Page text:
This product is also available in these versions:
The Fraternity Years, CD (£11.50)
Mouse & the Traps are known principally for their “Nuggets” classic ‘A Public Execution’, a Dylan cop so brazenly authentic it even had the hallowed bard’s promo men fooled. Based in the city of Tyler, Texas and evolving from a group of pickers who populated Robin Hood Brians’ recording studio, Mouse (Ronnie Weiss) and his band ruled the region in the latter half of the 60s.
The Traps made a name for themselves not only with some incendiary performances but several regional hits, with ‘Execution’ making the national charts in 1966. Signed to the venerable Cincinnati indie Fraternity, for whom they were to cut a dozen singles, for years there were rumours amongst collectors that a Mouse & the Traps LP existed on the label. There never was, but now Big Beat has decided to condense the contents of their well-received Mouse & the Traps CD anthology “The Fraternity Years” into one all-killer vinyl edition.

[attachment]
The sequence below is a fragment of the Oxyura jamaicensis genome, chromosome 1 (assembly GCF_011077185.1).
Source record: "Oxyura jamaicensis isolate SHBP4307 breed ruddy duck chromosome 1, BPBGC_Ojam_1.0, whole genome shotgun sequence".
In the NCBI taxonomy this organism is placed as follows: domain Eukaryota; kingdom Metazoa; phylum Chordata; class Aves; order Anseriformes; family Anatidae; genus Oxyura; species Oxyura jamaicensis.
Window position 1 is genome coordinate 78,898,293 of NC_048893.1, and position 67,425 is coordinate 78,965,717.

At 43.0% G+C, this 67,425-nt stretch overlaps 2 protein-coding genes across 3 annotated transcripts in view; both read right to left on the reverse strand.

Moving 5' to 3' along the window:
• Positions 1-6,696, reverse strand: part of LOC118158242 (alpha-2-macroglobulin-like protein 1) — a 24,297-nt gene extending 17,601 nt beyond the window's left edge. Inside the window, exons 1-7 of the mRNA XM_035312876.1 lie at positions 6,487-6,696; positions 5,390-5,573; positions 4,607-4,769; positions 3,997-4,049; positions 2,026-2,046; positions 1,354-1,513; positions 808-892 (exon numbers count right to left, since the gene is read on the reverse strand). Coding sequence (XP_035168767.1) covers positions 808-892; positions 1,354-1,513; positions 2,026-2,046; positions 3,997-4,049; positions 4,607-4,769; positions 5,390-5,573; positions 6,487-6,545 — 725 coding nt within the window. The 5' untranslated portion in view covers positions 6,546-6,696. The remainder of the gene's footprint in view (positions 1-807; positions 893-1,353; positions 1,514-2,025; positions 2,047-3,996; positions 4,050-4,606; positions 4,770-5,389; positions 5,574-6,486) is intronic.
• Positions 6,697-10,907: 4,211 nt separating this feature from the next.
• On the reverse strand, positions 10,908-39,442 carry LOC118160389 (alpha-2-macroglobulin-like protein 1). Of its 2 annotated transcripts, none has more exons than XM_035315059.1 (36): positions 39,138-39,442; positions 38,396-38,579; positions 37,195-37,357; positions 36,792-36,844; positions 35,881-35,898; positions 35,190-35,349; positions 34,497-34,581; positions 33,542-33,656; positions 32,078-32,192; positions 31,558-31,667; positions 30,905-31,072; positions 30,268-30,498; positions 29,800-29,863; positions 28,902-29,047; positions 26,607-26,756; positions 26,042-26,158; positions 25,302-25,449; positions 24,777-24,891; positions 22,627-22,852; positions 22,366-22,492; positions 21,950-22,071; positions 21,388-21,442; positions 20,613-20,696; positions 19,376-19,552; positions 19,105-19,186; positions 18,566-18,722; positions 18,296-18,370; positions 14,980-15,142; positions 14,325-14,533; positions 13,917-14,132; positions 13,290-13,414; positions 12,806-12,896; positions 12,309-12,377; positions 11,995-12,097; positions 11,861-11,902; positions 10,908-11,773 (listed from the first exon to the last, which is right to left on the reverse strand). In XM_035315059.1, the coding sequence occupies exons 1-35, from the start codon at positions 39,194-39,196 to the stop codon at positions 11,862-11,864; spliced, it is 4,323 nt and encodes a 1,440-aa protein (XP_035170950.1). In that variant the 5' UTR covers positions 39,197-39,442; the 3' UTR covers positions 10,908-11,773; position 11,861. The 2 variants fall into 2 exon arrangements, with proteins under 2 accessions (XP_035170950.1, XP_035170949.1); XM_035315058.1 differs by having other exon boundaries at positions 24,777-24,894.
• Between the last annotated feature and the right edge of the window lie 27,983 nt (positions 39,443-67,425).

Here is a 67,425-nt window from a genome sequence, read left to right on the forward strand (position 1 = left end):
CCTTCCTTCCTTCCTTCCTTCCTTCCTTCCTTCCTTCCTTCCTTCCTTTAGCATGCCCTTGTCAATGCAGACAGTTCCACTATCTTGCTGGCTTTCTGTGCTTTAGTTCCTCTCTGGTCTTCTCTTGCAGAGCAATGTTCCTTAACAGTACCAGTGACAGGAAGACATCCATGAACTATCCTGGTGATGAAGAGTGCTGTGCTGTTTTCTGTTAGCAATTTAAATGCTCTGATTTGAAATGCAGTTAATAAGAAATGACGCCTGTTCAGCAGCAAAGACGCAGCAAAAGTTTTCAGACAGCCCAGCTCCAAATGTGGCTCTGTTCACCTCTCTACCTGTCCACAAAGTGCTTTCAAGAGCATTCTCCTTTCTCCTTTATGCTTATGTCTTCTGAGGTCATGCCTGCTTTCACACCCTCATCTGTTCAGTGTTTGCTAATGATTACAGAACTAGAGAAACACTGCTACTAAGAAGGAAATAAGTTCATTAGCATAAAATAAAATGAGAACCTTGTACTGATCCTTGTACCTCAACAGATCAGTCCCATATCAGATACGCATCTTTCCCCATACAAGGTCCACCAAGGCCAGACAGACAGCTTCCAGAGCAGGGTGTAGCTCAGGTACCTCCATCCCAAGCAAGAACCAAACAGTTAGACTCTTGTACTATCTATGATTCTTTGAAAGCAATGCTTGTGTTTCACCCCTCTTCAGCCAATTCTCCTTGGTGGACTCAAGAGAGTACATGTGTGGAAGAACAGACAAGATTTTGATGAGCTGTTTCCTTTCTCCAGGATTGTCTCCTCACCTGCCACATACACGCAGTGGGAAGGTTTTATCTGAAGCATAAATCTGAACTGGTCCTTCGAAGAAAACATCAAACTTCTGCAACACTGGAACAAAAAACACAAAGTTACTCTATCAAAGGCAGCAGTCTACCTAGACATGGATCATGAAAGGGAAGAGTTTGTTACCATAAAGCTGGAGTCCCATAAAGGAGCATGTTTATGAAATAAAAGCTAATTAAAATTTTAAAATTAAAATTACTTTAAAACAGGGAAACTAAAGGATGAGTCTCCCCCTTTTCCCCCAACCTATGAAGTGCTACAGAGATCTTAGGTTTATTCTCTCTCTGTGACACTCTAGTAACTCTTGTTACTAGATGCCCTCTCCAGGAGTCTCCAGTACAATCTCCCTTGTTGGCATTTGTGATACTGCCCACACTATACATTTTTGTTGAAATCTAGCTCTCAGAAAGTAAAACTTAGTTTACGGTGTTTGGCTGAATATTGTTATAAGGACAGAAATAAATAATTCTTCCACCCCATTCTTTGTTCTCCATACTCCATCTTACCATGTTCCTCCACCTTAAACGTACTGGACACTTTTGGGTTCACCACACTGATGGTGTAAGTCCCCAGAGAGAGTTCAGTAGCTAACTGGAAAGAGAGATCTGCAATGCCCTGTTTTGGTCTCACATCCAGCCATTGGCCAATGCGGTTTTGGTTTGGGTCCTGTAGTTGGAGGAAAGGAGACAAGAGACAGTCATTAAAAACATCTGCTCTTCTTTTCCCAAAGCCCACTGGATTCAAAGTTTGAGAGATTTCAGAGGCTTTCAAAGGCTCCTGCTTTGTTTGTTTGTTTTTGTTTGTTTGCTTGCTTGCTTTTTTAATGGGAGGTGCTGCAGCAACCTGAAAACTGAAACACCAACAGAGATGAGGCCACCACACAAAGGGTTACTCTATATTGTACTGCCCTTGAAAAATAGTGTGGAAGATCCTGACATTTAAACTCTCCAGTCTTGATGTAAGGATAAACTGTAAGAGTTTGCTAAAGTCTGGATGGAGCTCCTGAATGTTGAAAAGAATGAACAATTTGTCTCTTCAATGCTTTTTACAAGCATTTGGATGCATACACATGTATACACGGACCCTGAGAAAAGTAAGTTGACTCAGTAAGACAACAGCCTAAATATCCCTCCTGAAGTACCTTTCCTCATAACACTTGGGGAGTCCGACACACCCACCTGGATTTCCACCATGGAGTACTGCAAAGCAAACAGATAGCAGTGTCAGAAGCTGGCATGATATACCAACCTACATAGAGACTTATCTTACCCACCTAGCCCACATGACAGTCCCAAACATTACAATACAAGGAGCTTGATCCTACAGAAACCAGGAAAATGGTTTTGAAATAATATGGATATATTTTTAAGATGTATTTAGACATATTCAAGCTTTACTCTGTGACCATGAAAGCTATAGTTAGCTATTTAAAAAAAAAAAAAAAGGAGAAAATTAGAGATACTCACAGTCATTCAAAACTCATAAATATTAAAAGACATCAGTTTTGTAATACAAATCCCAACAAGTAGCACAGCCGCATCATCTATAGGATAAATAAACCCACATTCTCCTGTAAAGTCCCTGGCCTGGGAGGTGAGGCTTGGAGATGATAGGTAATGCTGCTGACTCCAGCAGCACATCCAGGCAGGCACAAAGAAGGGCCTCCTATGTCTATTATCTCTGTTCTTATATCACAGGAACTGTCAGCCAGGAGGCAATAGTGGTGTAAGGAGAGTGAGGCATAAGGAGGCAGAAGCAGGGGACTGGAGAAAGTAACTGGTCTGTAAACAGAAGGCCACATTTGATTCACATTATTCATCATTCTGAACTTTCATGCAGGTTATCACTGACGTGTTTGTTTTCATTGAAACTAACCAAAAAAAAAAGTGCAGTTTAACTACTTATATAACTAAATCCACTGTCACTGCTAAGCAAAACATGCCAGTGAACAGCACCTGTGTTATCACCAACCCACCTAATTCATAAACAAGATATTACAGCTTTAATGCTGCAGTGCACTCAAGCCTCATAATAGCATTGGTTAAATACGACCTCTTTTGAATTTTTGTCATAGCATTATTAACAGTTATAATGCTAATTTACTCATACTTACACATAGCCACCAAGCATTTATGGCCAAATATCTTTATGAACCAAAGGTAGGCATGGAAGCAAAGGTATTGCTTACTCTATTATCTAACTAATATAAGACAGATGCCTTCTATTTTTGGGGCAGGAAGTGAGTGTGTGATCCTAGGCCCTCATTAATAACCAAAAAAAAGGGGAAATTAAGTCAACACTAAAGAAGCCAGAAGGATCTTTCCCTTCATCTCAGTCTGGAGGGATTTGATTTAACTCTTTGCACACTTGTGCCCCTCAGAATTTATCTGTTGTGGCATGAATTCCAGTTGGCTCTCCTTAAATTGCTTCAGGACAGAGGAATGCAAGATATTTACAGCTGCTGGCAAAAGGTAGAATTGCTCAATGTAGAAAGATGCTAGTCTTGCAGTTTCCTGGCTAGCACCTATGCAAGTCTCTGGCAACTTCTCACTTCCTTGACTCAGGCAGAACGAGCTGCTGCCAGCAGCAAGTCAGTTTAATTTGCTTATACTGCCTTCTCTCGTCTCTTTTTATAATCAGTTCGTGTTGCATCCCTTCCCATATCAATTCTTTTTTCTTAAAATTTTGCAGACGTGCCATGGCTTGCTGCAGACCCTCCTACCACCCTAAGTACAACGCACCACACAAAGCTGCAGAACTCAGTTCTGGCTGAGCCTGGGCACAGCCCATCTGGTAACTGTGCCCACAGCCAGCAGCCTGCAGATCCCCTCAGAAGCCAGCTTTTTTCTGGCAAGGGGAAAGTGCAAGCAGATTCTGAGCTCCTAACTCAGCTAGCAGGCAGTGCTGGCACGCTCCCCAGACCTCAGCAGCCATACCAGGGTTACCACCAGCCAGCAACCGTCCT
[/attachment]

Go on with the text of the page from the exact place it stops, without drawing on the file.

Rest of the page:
It’s the kind of power-packed set fans would have hoped for back in the day, as the record showcases the band’s two very different but nevertheless compatible sides. On stage they were known for a tight and rocking showmanship, yet in the studio they expertly crafted folk-rock and pop gems with a deft production touch from Brians that oozed commercial appeal.
Each single release coupled speaker-shredders such as ‘Maid Of Sugar’ and ‘Lie, Beg, Borrow And Steal’, with radio-friendly items such as ‘Like I Know You Do’, ‘Cryin’ Inside’ and an almost-but-not-quite smash in ‘Sometimes You Just Can’t Win’ (as a bonus, it is featured here in a rare and previously unissued incarnation from late 1966, before being sweetened for eventual release).
Now, the best of the band’s recorded output has been newly remastered for wax. With such a precise distillation of their recorded legacy, the world can once again marvel at the quality and consistency that seemed to come naturally to Mouse & the Traps. “The Fraternity Years” LP is a fitting tribute to these fine musicians.
By Alec Palao